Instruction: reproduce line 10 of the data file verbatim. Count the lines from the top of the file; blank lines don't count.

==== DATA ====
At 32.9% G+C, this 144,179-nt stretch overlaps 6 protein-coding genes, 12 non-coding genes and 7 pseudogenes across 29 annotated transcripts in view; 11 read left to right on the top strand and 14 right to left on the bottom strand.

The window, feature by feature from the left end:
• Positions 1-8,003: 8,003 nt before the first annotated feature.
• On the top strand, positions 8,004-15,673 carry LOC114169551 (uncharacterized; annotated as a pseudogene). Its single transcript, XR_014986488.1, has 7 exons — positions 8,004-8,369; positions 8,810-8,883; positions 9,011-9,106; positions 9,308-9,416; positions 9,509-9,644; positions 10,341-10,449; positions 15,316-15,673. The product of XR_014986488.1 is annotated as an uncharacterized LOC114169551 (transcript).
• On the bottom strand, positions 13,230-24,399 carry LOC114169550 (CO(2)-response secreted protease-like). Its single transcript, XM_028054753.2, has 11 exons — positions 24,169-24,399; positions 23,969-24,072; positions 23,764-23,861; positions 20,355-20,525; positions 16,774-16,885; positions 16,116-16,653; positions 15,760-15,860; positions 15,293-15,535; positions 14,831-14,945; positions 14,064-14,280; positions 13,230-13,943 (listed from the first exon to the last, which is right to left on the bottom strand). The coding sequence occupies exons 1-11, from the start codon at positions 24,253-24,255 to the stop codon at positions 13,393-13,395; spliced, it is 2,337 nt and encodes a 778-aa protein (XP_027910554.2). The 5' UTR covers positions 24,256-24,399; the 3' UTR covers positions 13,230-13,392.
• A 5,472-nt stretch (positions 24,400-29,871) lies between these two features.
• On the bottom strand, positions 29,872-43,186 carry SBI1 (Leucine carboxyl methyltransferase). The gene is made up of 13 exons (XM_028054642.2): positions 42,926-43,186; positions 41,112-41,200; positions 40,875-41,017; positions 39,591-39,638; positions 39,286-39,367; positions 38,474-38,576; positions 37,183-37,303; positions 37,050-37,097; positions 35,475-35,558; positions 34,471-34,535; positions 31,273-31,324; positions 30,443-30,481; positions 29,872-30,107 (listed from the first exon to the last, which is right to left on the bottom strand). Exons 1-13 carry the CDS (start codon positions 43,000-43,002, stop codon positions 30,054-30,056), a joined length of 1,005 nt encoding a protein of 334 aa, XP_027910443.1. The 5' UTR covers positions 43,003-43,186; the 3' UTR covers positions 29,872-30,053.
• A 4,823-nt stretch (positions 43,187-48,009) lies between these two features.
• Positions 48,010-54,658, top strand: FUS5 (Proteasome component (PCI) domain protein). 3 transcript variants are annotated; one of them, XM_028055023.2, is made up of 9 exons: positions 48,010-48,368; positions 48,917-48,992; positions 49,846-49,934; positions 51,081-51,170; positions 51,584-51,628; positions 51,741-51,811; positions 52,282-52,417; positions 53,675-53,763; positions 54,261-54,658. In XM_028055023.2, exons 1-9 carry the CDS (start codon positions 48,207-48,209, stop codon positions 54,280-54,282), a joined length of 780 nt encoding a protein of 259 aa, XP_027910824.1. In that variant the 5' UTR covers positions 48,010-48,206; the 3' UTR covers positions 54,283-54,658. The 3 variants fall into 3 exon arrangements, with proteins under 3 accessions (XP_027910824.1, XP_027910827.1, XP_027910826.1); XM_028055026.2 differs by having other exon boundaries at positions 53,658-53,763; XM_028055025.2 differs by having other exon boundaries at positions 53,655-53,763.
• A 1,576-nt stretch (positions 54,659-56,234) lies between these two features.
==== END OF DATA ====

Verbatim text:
• A 1,576-nt stretch (positions 54,659-56,234) lies between these two features.